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Akira, Meditations on Moloch, Existential Terror, No Seriously, this is kind've a bad trip and a recurring nightmare of mine. Read at your own risk. :/ 

Honestly though, this movie really does get at the heart of a lot of things that have been worrying me. If you're not up to date, these are the sources you may need to read, or skim, to really get what I'm going on about here:

slatestarcodex.com/2014/07/30/
slatestarcodex.com/2018/02/19/

Like, All of our problems now stem, not from the lack of power, but from our poor use of it. We could solve all of our problems if we chose to. We could feed everyone on earth, we could end all wars, we could clean the oceans and cool the earth. It would be easy, if we chose to. We don't lack for power, we just squander it.

And I'm worried that maybe this is no accident. Maybe that's simply the nature of life. To grow without thought to the consequences, to consume all available resources, to turn to infighting, waste, and cancer. That the true nature of life is hunger and violence, and everything else is just window dressing and foolish dreams.

"What if an amoeba had ultimate power?" They mention at one point. What would it do with it? Would it make something beautiful? Or would it simply consume all in it's path? I dunno. But, the orthogonality thesis holds that intelligence and goals are unrelated. That there is no reason that that ultimate amoeba would see anything beautiful. That it would, in fact, merely consume all.

And I'm worried that they might be right. That there will be no day when our efforts pay off, no day when the horrors cease. That all our wonders built so far will turn to horrors and dust.

To go on, people talk about the decline of American manufacturing? That's a lie. There's been no decline in American manufacturing. We make more stuff now than ever before, and if you look at the graph, it's a steady upwards line. The only thing that's declined have been manufacturing jobs, and those were automated. Factories that used to employ thousands now employ less than a hundred. The areas that used to rely on those jobs? Well, that's ground zero for the opioid epidemic.

Isn't that horrible? Bold new technology, hope for the future, and it's killing people. The Horn of Plenty, spilling out garbage, ruin, and death.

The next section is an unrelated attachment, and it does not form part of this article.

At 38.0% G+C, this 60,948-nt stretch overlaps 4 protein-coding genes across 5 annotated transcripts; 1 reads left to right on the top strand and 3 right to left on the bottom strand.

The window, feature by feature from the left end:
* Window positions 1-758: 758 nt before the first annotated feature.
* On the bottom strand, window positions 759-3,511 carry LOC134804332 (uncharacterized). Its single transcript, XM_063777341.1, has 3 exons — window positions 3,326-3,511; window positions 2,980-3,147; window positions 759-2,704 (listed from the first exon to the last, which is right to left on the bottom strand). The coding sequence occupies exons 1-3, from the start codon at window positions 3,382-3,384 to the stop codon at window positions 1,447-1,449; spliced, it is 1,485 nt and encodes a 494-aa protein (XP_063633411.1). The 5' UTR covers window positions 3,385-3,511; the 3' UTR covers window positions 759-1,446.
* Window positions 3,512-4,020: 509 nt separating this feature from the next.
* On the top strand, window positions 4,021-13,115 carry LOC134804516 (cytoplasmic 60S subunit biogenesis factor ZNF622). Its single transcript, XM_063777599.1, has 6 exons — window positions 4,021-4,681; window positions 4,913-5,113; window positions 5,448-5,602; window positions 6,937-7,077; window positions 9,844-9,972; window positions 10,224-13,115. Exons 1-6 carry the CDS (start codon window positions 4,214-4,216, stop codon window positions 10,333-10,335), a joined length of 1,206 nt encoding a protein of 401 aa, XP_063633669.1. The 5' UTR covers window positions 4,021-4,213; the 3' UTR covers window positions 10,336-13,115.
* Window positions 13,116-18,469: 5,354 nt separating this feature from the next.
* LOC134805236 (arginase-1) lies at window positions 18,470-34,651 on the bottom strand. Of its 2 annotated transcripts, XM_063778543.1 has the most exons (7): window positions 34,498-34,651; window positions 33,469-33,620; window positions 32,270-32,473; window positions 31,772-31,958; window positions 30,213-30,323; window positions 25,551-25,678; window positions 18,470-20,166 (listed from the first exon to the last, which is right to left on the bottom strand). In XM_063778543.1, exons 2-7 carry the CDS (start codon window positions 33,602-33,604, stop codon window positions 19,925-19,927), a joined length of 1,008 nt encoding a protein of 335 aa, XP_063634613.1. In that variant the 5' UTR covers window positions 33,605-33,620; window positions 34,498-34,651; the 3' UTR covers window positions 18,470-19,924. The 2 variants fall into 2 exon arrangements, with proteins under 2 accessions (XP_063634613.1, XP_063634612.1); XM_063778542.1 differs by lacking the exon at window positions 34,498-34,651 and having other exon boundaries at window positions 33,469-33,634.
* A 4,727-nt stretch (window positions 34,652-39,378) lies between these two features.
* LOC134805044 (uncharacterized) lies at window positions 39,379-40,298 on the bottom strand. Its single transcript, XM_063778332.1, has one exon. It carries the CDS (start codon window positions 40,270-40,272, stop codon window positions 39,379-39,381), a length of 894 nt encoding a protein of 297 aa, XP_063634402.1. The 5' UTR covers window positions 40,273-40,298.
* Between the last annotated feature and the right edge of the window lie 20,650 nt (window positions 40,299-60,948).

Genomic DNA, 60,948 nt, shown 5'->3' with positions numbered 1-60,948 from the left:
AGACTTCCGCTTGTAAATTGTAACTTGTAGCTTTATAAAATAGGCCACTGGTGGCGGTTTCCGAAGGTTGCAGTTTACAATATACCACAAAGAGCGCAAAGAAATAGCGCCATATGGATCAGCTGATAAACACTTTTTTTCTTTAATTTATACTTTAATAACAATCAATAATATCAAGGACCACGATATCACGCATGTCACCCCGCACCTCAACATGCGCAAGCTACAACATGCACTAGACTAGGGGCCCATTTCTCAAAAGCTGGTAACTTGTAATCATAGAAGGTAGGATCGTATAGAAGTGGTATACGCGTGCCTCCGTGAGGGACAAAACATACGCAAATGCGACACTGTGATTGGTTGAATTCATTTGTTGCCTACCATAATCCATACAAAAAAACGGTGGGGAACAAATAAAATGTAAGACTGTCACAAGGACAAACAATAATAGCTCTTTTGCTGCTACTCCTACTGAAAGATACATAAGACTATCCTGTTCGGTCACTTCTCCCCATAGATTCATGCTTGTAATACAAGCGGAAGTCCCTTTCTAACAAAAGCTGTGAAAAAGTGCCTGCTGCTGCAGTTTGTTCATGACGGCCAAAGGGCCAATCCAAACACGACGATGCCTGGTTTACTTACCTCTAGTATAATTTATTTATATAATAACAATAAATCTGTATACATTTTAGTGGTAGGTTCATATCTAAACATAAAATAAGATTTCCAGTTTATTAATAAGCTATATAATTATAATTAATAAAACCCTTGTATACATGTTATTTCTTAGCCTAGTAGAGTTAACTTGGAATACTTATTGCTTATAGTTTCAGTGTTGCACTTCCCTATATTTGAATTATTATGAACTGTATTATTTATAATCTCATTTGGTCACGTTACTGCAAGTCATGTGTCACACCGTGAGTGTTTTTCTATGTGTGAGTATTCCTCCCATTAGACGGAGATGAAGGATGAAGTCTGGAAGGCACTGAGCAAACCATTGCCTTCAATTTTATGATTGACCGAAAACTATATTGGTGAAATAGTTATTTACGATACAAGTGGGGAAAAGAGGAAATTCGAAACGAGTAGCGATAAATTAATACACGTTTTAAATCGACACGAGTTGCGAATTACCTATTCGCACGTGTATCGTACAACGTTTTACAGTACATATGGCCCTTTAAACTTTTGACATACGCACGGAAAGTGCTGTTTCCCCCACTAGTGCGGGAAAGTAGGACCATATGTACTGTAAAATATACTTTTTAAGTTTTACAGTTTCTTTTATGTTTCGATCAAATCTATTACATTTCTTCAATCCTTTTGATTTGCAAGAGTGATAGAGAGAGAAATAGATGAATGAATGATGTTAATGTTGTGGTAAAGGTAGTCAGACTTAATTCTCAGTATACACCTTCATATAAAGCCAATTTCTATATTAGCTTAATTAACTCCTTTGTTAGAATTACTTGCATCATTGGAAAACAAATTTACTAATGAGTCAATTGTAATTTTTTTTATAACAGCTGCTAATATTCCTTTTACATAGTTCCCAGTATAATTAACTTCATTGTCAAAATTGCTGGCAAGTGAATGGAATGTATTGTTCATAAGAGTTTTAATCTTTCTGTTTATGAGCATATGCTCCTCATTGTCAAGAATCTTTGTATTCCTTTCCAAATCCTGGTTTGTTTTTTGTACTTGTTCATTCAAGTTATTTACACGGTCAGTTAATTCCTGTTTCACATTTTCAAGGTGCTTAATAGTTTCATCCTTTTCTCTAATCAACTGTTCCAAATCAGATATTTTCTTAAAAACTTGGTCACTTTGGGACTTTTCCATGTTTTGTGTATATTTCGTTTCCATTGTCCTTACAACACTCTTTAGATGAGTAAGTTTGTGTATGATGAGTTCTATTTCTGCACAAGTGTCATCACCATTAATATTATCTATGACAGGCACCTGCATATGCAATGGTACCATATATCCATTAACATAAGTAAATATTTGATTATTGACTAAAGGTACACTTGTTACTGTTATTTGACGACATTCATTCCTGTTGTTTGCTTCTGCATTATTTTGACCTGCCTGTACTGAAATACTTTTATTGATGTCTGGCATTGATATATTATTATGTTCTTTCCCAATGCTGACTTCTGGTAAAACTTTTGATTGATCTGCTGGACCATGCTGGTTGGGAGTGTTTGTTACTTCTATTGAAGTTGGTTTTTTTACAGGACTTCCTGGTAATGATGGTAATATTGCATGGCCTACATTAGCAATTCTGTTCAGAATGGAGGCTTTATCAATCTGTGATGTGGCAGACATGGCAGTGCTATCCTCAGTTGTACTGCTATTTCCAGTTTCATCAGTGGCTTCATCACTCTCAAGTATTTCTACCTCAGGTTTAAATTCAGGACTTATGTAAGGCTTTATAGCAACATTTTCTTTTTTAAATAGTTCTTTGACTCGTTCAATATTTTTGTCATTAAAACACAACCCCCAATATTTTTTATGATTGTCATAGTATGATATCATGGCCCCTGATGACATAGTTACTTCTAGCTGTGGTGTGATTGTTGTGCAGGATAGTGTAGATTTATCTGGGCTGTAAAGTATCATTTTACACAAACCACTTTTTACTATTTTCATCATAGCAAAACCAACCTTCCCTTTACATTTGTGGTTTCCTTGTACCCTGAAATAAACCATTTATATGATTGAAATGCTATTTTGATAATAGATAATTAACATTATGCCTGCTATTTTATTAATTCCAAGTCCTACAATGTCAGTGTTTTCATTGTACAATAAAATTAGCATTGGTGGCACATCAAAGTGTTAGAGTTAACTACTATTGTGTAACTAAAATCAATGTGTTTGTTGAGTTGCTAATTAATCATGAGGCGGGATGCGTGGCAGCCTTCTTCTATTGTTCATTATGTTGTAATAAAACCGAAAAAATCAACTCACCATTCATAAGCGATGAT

And I'm not sure this can be changed. As Scott said in meditations, "The reasons Nature is red and tooth and claw are the same reasons the market is ruthless and exploitative." Or, more simply - patterns that are more capable of enduring, of propagating themselves, expand. Whether these patterns are the genes that form influenza, or the policies that drive colonialism, or the memes that drive capitalism, the outcome is the same. And if that pattern means unemployment and despair, if it means a "blizzard of prescriptions", if it means garbage and concrete, hunger and deprivation before the horn of plenty - then that's how it will be.

The hope of course, as in Akira, is that we will survive and rebuild, and that one day we will learn to control our power, learn to control ourselves, and solve all things. Or, at the very least, that things will go on.

But I'm worried that that's too optimistic? That ultimately, the world will be reduced to an endless expanse of machines, building machines, building machines, a pattern growing and expanding in all directions having forgotten why it was born, universal cancer, mechanisms in the image of hunger and violence having forgotten even the substance of these things.

And, yeah, I know this sounds like kind of a ridiculous worry, but... If you told a caveman of our world, it's ridiculous powers and how foolishly we waste them, wouldn't they laugh? Farms, factories, missiles, nukes? Homnelessness and poverty? Landfills and concrete? What a ridiculous fantasy. How could that ever come real? The earth is vast and green, you fool! In the face of such power, how could you possibly waste it? If you really had such things, it would be utopia, obviously! And indeed, by all rights we should live in utopia. By all rights, we should be able to sweep aside our problems like dust, like spidwerwebs! Swoosh swoosh, out the front door, into the street! Clean it all up before supper and sit down to eat in a clean, beautiful house.

And yet, here we are. Now, yes, things are getting better, a little bit, in some places. But this has been driven by our vast increase in productive potential, more than any increase in fundamental wisdom. Indeed, if anything it's made us more foolish. Intoxicated by our success, thoughtless and overconfident. Eager to rush into war, heedless of the waste. Confident that the consequences will be somebody else's problem.

I dunno, this is just my nightmare, more than anything coherent. But it is a persistent nightmare. Ask if you want me to explain anything here in more detail, I skimmed over a lot of things that deserve full posts of their own, instead of single sentences. Might take me a while to get back to you though. XD

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